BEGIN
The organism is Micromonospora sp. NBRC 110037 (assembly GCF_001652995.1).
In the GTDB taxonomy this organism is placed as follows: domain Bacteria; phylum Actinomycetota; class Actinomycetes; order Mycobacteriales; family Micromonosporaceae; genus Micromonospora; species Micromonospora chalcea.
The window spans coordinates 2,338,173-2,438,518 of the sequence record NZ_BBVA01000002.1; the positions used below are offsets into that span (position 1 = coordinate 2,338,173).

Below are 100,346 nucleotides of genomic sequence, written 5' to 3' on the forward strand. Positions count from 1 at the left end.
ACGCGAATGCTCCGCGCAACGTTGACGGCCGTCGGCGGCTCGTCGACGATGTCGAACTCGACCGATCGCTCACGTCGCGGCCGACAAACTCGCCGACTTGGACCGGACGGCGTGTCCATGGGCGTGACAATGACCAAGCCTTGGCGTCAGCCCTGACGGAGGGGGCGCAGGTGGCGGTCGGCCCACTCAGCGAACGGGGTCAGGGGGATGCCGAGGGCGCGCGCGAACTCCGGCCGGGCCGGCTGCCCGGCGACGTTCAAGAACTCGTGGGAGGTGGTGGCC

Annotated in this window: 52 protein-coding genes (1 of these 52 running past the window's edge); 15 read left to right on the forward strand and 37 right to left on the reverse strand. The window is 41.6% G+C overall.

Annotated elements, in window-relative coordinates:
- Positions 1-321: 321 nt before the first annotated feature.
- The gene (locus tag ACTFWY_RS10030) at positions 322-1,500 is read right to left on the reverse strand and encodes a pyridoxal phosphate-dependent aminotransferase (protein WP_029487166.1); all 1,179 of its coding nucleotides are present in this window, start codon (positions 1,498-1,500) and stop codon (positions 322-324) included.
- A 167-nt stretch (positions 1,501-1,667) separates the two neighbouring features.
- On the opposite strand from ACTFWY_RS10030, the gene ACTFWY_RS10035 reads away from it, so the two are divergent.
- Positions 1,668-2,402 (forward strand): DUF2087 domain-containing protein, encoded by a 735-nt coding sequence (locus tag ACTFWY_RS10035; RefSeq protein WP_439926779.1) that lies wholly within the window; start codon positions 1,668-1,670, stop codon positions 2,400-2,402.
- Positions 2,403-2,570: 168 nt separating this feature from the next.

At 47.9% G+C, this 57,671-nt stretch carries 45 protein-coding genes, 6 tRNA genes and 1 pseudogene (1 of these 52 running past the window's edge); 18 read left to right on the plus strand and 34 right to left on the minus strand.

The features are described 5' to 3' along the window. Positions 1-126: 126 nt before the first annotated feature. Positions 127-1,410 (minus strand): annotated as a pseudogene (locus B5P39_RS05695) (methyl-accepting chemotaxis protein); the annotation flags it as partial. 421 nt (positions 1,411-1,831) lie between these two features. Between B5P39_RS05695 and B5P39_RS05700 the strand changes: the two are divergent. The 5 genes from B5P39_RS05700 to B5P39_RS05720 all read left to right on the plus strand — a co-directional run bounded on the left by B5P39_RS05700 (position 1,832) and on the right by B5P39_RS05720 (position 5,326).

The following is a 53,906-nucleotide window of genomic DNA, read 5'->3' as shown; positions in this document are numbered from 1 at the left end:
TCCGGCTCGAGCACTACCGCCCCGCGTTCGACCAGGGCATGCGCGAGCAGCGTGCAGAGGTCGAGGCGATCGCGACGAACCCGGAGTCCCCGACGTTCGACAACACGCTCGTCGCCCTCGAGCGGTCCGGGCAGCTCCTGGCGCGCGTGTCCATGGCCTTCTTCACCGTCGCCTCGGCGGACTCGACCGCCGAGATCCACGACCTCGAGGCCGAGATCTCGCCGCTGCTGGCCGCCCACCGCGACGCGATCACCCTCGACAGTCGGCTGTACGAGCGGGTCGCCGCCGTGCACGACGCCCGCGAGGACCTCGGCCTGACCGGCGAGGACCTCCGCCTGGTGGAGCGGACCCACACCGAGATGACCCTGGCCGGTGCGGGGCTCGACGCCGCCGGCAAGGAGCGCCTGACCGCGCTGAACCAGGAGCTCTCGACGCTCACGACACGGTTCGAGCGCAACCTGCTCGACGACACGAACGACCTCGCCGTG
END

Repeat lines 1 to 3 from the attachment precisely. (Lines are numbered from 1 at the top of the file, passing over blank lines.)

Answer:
The organism is Micromonospora sp. NBRC 110037 (assembly GCF_001652995.1).
In the GTDB taxonomy this organism is placed as follows: domain Bacteria; phylum Actinomycetota; class Actinomycetes; order Mycobacteriales; family Micromonosporaceae; genus Micromonospora; species Micromonospora chalcea.
The window spans coordinates 2,338,173-2,438,518 of the sequence record NZ_BBVA01000002.1; the positions used below are offsets into that span (position 1 = coordinate 2,338,173).